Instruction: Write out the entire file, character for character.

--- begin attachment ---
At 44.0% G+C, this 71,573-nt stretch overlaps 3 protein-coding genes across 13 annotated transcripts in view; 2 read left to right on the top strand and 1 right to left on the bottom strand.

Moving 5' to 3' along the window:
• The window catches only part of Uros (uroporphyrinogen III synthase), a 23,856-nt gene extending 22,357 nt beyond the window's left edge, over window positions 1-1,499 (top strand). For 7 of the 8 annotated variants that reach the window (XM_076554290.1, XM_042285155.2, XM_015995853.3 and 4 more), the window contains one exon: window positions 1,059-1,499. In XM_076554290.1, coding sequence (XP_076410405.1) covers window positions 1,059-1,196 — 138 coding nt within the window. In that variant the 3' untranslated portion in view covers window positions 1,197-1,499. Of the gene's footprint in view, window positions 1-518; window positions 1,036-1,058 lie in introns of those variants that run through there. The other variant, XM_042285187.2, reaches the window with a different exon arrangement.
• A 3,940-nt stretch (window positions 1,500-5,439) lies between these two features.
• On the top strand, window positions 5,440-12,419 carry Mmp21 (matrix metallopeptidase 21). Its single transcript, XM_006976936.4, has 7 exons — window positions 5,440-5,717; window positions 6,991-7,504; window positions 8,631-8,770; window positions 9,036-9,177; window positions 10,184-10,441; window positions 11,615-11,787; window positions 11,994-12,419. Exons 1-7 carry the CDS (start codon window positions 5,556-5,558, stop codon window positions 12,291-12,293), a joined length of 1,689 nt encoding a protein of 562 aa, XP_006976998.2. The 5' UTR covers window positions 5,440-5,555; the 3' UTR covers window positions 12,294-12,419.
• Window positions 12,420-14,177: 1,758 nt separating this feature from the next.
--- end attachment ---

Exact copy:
At 44.0% G+C, this 71,573-nt stretch overlaps 3 protein-coding genes across 13 annotated transcripts in view; 2 read left to right on the top strand and 1 right to left on the bottom strand.

Moving 5' to 3' along the window:
• The window catches only part of Uros (uroporphyrinogen III synthase), a 23,856-nt gene extending 22,357 nt beyond the window's left edge, over window positions 1-1,499 (top strand). For 7 of the 8 annotated variants that reach the window (XM_076554290.1, XM_042285155.2, XM_015995853.3 and 4 more), the window contains one exon: window positions 1,059-1,499. In XM_076554290.1, coding sequence (XP_076410405.1) covers window positions 1,059-1,196 — 138 coding nt within the window. In that variant the 3' untranslated portion in view covers window positions 1,197-1,499. Of the gene's footprint in view, window positions 1-518; window positions 1,036-1,058 lie in introns of those variants that run through there. The other variant, XM_042285187.2, reaches the window with a different exon arrangement.
• A 3,940-nt stretch (window positions 1,500-5,439) lies between these two features.
• On the top strand, window positions 5,440-12,419 carry Mmp21 (matrix metallopeptidase 21). Its single transcript, XM_006976936.4, has 7 exons — window positions 5,440-5,717; window positions 6,991-7,504; window positions 8,631-8,770; window positions 9,036-9,177; window positions 10,184-10,441; window positions 11,615-11,787; window positions 11,994-12,419. Exons 1-7 carry the CDS (start codon window positions 5,556-5,558, stop codon window positions 12,291-12,293), a joined length of 1,689 nt encoding a protein of 562 aa, XP_006976998.2. The 5' UTR covers window positions 5,440-5,555; the 3' UTR covers window positions 12,294-12,419.
• Window positions 12,420-14,177: 1,758 nt separating this feature from the next.